The leftward direction of the Liberal Democrats under its new leader Tim Farron has placed Nick Clegg in a very uncomfortable position.
The former deputy prime minister has been left sitting on the backbenches in the House of Commons, where he is forced to choose between toeing the party line or causing what would be a major rebellion in a party of just eight MPs.
It seems Mr Farron is leading the Lib Dems further to the left than Labour, even sending a letter to interim Labour leader Harriet Harman telling her to form a Lib-Lab alliance to fight the Government’s spending cuts.
He walked through the voting lobbies along with his Lib Dem colleagues to oppose the Government's measures in their entirety. He could hardly have rebelled in the first vote of Mr Farron's leadership.
Ms Harman decided Labour would abstain in last night’s vote on the Government’s Welfare Reform and Work Bill, after her “reasoned amendment” to try and water down some of the cuts failed.
She had initially said Labour would back the government’s reforms, telling her party that it must not simply offer “blanket opposition,” but backtracked after coming under intense pressure from her party. The slight change of tack failed to stop 48 Labour MPs rebelling against her and opposing the Bill, along with the eight Lib Dem MPs and 56 SNP MPs.
“Labour claim to be a party who believes in social justice," he wrote. "If that is true, then they must join with the Liberal Democrats in voting against these cruel and excessive cuts.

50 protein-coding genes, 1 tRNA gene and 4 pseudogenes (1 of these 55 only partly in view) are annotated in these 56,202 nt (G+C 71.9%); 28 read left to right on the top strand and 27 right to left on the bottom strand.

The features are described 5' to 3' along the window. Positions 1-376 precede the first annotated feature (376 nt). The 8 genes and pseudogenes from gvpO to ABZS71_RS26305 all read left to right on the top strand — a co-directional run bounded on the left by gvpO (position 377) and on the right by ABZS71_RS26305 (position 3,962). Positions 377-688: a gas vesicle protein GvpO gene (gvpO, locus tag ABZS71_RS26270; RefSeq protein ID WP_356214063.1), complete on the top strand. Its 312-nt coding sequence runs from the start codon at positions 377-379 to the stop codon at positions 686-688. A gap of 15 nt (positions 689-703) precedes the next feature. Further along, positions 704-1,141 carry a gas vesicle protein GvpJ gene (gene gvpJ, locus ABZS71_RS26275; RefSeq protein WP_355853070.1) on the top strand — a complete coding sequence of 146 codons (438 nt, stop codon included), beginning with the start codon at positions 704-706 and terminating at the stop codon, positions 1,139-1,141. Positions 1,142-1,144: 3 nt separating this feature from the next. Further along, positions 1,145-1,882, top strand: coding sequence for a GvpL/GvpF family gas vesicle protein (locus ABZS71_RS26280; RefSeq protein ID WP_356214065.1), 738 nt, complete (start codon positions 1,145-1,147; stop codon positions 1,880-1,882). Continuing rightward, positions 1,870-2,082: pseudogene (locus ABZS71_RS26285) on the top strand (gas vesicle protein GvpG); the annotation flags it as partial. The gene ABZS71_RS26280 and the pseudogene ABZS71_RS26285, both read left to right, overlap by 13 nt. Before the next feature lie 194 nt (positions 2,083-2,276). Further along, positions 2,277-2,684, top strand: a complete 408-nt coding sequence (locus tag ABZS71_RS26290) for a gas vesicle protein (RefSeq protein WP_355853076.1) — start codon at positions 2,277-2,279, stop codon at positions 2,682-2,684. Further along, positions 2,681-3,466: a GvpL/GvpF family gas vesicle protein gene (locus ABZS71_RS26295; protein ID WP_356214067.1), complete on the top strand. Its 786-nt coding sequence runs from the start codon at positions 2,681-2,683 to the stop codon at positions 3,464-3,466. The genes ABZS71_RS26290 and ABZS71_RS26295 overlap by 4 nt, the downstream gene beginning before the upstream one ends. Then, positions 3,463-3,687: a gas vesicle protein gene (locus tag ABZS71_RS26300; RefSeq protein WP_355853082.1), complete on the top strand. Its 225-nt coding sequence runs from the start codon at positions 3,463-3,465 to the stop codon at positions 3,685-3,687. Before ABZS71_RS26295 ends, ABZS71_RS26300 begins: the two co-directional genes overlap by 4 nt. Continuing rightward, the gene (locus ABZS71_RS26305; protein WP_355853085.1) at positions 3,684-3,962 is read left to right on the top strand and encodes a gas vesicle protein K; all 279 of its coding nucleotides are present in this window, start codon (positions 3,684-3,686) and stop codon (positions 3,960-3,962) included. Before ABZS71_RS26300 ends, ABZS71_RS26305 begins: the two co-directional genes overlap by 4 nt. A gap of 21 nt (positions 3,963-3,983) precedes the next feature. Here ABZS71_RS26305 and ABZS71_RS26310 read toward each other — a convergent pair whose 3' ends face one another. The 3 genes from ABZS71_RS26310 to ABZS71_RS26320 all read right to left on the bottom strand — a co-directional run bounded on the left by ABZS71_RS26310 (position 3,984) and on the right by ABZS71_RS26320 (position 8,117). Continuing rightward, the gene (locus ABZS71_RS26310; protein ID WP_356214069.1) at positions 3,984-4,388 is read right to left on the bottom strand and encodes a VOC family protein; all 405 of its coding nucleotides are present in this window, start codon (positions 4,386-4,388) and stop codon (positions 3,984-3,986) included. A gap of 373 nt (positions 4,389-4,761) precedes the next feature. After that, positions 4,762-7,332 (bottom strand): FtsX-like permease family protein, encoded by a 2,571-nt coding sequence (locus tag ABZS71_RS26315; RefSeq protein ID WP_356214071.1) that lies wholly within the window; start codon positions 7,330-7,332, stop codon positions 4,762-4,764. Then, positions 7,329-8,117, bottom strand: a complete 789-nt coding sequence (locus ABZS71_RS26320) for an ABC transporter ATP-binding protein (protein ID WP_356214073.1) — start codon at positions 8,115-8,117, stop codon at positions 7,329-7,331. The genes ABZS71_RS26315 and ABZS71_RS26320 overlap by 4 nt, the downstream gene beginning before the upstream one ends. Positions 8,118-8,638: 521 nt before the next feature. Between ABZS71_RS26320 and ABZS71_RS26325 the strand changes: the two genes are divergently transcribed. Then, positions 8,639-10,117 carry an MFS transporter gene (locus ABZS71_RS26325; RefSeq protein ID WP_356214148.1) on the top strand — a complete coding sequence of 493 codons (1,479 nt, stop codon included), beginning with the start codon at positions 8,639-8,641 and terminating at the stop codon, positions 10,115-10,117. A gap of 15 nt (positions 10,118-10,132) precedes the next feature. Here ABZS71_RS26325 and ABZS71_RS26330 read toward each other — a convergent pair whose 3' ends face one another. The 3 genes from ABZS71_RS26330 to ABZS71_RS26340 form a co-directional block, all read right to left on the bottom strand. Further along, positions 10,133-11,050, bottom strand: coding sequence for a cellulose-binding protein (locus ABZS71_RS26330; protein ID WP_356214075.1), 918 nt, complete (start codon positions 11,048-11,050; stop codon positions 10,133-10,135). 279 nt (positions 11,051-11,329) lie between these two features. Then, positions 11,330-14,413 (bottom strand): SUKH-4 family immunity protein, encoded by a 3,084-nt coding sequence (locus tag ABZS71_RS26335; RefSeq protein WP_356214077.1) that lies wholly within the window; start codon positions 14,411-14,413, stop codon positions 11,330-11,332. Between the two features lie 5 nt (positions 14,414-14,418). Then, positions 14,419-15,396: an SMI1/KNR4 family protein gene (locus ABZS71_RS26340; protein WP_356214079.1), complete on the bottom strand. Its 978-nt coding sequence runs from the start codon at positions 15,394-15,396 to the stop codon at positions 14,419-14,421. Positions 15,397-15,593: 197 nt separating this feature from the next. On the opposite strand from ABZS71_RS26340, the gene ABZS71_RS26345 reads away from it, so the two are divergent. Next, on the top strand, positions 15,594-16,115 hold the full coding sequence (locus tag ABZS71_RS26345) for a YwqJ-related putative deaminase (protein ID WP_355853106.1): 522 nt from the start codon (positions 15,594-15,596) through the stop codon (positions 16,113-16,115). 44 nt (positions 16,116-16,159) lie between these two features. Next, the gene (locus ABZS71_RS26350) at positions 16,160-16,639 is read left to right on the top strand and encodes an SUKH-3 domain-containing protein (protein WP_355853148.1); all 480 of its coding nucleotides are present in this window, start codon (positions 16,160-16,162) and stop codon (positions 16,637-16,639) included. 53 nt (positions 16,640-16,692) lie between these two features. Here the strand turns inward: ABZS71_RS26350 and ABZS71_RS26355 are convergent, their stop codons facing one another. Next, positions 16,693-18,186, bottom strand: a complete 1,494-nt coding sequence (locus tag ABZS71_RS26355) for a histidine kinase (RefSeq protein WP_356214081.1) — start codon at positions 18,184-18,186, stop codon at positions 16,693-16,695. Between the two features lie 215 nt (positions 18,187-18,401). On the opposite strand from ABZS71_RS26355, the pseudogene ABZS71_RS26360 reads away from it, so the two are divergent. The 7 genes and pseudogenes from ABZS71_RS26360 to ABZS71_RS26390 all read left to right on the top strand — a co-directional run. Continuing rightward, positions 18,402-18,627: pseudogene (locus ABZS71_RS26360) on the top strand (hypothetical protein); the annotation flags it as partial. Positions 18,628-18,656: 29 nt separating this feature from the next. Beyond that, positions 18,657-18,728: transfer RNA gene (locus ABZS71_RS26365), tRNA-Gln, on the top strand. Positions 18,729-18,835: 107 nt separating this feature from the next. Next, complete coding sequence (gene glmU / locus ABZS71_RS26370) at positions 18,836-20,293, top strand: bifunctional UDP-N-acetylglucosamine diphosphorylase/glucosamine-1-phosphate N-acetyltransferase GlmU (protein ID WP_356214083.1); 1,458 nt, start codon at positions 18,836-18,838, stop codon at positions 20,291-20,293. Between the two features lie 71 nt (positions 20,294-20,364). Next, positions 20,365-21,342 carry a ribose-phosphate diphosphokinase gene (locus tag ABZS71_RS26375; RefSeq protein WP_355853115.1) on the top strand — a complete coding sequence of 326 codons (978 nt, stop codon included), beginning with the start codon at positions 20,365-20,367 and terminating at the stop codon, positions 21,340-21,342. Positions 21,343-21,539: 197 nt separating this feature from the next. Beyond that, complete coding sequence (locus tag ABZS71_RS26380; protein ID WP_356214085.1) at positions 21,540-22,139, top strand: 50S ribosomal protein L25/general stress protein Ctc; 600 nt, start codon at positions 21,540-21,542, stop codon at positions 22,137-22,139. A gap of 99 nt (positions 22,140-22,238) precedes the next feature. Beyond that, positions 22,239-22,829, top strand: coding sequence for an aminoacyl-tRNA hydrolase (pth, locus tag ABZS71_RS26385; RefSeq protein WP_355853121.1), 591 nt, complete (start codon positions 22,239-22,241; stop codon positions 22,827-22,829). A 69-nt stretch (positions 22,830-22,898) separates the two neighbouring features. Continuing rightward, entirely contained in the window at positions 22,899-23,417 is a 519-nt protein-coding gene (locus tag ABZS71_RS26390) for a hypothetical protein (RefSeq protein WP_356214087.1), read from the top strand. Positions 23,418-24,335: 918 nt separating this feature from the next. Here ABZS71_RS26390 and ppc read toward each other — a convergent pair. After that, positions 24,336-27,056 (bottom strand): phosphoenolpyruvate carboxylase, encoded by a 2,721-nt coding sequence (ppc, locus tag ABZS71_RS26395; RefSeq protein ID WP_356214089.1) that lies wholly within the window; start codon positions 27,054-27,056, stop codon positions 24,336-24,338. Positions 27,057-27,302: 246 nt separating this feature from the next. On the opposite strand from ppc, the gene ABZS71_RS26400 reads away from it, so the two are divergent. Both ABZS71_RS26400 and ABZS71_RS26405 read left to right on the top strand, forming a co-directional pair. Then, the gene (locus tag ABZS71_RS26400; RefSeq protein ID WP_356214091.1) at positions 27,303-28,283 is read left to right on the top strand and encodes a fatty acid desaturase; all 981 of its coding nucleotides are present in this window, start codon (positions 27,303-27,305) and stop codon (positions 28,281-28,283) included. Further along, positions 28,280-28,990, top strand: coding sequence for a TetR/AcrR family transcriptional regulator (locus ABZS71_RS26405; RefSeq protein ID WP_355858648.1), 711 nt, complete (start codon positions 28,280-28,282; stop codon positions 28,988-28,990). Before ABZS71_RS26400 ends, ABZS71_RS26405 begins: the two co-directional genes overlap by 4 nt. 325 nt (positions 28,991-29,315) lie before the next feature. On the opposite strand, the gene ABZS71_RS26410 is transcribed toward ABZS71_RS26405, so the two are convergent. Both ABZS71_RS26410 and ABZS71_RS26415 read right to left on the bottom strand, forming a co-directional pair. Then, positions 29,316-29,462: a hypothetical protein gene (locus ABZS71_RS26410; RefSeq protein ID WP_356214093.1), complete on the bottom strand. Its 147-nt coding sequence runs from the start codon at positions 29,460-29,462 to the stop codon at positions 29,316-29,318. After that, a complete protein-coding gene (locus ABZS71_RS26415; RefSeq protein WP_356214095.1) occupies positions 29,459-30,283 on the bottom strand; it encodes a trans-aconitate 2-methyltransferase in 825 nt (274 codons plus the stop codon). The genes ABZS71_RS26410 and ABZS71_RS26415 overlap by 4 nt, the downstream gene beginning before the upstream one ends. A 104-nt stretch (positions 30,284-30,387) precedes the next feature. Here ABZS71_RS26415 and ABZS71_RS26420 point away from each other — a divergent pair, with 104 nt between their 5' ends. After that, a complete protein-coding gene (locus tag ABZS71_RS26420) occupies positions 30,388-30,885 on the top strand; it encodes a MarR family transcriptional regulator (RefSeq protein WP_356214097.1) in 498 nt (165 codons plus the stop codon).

“I am disappointed by Labour’s confusion over this Bill. To give in to the narrative that the answer to our country’s needs is to pit the poorest in the country against one another is shameful.
“Labour must join us in providing opposition to this Government’s plans. Your economic credibility cannot be built by simply backing Tory plans that hit the working poor.
“The Liberal Democrats will stand up for families, whether they are hard-working or just desperate to be hard-working. We will not let the Conservatives, by their choices, or your party’s failure to oppose these plans unpick our welfare system.”
Labour was also attacked by the SNP over its decision to abstain on the Bill, with the Scottish nationalists claiming that had the three parties united in its opposition to the reforms, they would have defeated the Government. This ignores the fact that the Government would have ensured all of its ministers returned to Westminster from various engagements elsewhere.
SNP MP Pete Wishart mocked Labour’s abstention on the controversial Bill, asking the Speaker to “rearrange the furniture of this House so that the SNP becomes the official Opposition while the Labour party abstains on the backbenches?”
The Speaker saved Ms Harman’s day from getting even worse by dismissing the request. “Notwithstanding the earnest expression on the face of the honourable Gentleman, his point of order was cheeky and tendentious, as he well knows.”
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